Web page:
By CHARMAINE NGATJIHEUE and SHINOVENE IMMANUEL, namibian.com.na
A EUROPEAN company has instructed Air Namibia to return two of its biggest aeroplanes this week after the government’s decision to shut the airline down.
Air Namibia’s current fleet includes the two leased Airbus A330-200 aircraft, two Airbus A319-100 planes and four Embraer ERJ 135s.
The 244-seater A330-200 is the biggest aircraft in the airline’s ranks and was often used for the Windhoek-Frankfurt route.
Air Namibia’s lease agreement on the Airbus plane stretched from May 2012 to October 2025, but the government’s decision to shut the national airline down means this agreement would have to be cancelled – at a cost of around N$2,4 billion.
A company called Air Lease 80 (Ireland) wrote to Air Namibia last Friday explaining they would trigger a clause in the contract that allows them to have the two Airbus aircraft returned.
The European company’s director, Patrick Waldron, wrote to Air Namibia’s acting chief executive officer, Theo Mberirua, saying the national airline has defaulted.
“We expressly reserve our rights to retake possession of the aircraft,” Waldron said.
Sigfus Olafsson, marketing vice president of Castlelake aircraft, sent an email to Air Namibia last week, asking for “your kind assistance to arrange for the ferry flight of the two A300-200 aircraft to a storage location as early as next week”.
He said Castlelake’s technical boss, Andrew Titus-Glover, would reach out to the airline to coordinate the storage of the planes.
Titus-Glover then emailed Air Namibia’s maintenance manager, Stanley Kariko, outlining the preparation of the aircraft’s return to Europe.
“We would appreciate it if you could start preparation to reposition both A330 aircraft into Europe for storage as quickly as possible,” he said.
Titus-Glover proposed that the aeroplanes be returned this week.
The storage locations, he said, are Malta, Leipzig or Nimes.
Mberirua yesterday confirmed that the creditors have started gunning for what is owed to them.
“Of course, any creditor would go for what is theirs … These are default measures in place in case something goes wrong,” he said.
According to information seen by The Namibian, a significant portion of the government subsidy to Air Namibia is paid towards the A330-200 operation.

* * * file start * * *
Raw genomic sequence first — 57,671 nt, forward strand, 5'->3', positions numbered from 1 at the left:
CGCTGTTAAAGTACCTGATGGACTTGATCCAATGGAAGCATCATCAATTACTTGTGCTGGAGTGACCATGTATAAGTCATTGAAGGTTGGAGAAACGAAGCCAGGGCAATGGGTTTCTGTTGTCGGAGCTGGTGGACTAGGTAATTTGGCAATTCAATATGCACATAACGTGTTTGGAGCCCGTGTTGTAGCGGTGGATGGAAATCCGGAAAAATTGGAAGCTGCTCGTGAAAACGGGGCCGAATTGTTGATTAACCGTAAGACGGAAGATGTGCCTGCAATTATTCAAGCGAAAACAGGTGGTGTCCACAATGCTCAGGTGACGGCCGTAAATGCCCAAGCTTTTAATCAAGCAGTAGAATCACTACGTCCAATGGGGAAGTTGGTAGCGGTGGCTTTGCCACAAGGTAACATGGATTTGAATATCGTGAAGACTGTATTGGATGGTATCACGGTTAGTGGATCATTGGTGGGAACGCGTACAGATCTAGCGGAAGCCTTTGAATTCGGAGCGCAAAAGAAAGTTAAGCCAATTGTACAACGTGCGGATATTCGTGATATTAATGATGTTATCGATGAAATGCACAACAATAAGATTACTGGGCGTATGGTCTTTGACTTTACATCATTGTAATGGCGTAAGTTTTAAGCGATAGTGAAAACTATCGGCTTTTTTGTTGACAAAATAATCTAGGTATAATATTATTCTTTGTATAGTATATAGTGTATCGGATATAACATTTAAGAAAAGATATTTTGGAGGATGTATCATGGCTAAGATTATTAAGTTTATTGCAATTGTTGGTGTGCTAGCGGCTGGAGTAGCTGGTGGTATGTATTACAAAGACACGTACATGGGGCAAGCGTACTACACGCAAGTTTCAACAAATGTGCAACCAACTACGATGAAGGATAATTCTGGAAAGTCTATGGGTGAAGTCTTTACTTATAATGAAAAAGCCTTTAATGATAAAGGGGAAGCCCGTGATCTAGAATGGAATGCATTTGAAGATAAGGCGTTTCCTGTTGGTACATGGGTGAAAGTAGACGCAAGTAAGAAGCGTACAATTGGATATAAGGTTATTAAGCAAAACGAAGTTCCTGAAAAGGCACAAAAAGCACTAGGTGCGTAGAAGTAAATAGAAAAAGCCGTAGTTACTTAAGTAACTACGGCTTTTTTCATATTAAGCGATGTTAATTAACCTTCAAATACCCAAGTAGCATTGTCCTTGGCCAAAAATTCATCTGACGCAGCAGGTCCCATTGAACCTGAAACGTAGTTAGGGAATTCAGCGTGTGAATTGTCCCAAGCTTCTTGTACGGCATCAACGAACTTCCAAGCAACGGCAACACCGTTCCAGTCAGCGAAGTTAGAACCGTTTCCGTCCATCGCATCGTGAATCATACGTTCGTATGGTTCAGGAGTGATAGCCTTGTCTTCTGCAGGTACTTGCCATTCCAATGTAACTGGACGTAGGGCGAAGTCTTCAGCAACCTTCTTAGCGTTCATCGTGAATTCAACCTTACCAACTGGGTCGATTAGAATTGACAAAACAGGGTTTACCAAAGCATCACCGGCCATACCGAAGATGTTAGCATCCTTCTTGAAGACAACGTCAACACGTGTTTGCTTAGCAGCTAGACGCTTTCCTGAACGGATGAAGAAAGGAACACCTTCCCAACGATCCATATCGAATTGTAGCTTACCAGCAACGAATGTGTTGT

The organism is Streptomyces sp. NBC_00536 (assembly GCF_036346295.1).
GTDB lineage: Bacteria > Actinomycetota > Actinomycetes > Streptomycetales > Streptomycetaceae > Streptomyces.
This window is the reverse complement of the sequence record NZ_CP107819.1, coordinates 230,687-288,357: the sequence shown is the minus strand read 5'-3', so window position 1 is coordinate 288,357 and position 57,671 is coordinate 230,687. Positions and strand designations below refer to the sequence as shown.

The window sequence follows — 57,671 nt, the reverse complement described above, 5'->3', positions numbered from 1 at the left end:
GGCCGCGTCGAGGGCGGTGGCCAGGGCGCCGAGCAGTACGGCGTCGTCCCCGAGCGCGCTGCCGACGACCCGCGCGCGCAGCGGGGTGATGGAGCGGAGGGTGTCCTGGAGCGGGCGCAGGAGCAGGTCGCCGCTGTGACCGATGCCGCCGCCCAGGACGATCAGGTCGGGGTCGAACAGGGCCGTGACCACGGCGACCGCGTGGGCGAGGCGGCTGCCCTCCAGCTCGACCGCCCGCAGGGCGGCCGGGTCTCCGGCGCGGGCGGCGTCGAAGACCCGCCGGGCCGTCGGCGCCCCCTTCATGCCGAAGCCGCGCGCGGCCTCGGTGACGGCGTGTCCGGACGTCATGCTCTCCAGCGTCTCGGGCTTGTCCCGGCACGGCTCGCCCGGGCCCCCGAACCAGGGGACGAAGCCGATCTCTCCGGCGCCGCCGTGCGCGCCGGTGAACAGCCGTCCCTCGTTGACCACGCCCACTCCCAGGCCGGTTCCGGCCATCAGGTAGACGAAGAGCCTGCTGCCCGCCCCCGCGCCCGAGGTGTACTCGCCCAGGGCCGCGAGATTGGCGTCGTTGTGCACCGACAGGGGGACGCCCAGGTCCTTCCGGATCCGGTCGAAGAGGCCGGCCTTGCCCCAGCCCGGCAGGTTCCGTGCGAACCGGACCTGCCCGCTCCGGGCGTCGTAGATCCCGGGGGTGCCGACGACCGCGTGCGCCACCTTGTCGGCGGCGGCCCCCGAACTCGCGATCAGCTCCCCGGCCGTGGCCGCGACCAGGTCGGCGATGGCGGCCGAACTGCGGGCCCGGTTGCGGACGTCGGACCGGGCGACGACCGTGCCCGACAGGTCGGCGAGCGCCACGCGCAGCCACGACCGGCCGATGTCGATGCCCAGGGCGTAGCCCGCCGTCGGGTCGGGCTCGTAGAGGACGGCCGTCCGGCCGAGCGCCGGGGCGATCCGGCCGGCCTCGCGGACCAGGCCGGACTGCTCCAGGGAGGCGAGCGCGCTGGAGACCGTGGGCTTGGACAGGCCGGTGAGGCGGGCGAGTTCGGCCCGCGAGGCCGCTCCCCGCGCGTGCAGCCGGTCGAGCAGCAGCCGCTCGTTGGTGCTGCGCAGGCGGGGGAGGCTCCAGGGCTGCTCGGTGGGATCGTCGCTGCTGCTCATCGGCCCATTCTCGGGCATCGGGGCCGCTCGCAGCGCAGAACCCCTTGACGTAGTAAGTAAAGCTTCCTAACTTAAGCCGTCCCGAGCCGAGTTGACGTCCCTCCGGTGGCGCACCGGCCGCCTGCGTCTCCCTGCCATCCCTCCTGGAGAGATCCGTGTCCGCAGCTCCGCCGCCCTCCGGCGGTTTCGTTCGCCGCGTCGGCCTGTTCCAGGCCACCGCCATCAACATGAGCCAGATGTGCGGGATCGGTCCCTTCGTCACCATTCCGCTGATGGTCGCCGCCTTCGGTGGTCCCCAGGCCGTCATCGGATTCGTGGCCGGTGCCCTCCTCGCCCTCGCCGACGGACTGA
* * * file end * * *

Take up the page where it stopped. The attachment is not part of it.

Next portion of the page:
Around N$500 million was paid per year to cover aircraft leases, and maintenance would cost N$ 414 million.
The information shows that the A330 aircraft lease agreements are valid until October 2025.
The contracts require payment for the remaining four years if lease agreements are terminated prematurely.
According to a 2019 discussion paper conducted by the former board of directors, N$2,4 billion would need to be paid to foreign owners.
In addition to paying the lease rate, Air Namibia may forfeit the security deposit currently sitting with the lessor, amounting to N$94 million.
Sources say minister of public enterprises Leon Jooste and minister of finance Iipumbu Shiimi acted “reckless” by announcing the liquidation of the airline without concluding negotiations with key creditors.
“They messed up big time. That means they are likely to demand upfront payment of billions,” a source said.
According to the paper, the government would need to fork out N$3,8 billion to go ahead with voluntary liquidation.
This would be used to settle agreements prior to maturity, which include aircraft lease and engine support agreements, employee severance pay and the liability of advance ticket sales.
The debt accumulated by the airline amounted to N$1,6 billion at the time the paper was drafted.
The paper further stated if the government was to approve the implementation of the envisaged new business plan, the airline’s financial results would improve from a loss in excess of N$769 million in the 2019/20 financial year, to N$100 million during the 2020/21 financial year, and thereafter become fully profitable.
The figures contained in the report may have changed since the report was finalised in 2019.
All assets would have to be listed once a liquidator is appointed and sold off to recover funds to repay creditors.
According to the government, Air Namibia’s assets at book value stood at N$981 million as at August 2020, while the airline owes around N$3 billion.
Assets to be forfeited, according to the 2019 paper, are: the Embraer ERJ aircraft with a residual value at N$90 million, the two Airbus A319 aircraft valued at N$540 million, the airline’s office building valued at N$45 million, ground handling equipment at N$45 million, the International Air Transport Association’s security deposit at N$102 million, and other fixed assets worth N$30 million.
As of 2019, staff retrenchment costs would amount to N$161 million for its 750 employees.
Leave days paid out would amount to N$40 million, notice periods to N$34 million, bonus provision/accrual to N$12 million and severance pay to N$75 million.
Unflown ticket liability at the time stood at N$450 million.
The National Union of Namibian Workers (NUNW) is set to hold a nationwide demonstration today.
This is in solidarity with the 644 Air Namibia employees who would be jobless if liquidation proceeds.
NUNW’s secretary general Job Muniaro yesterday said the police have given approval for the demonstration provided it does not become unruly and adheres to set conditions.
“We had a great meeting with the police … All is in order,” he said.
Muniaro on Sunday said the demonstration would call for Jooste’s resignation and for the government to reverse its decision to liquidate the national airline.
This is because the unions were not consulted before the decision was taken, he said.
National police spokesperson deputy commissioner Kauna Shikwambi also confirmed police approval for the demonstration.